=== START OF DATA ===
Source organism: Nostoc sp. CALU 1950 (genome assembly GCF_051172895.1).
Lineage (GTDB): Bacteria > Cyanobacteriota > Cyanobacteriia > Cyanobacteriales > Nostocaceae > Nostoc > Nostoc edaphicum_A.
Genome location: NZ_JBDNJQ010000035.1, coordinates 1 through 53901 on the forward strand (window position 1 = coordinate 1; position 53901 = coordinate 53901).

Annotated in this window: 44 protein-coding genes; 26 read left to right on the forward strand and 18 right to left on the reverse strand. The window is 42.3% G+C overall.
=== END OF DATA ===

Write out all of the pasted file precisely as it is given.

Source organism: Nostoc sp. CALU 1950 (genome assembly GCF_051172895.1).
Lineage (GTDB): Bacteria > Cyanobacteriota > Cyanobacteriia > Cyanobacteriales > Nostocaceae > Nostoc > Nostoc edaphicum_A.
Genome location: NZ_JBDNJQ010000035.1, coordinates 1 through 53901 on the forward strand (window position 1 = coordinate 1; position 53901 = coordinate 53901).

Annotated in this window: 44 protein-coding genes; 26 read left to right on the forward strand and 18 right to left on the reverse strand. The window is 42.3% G+C overall.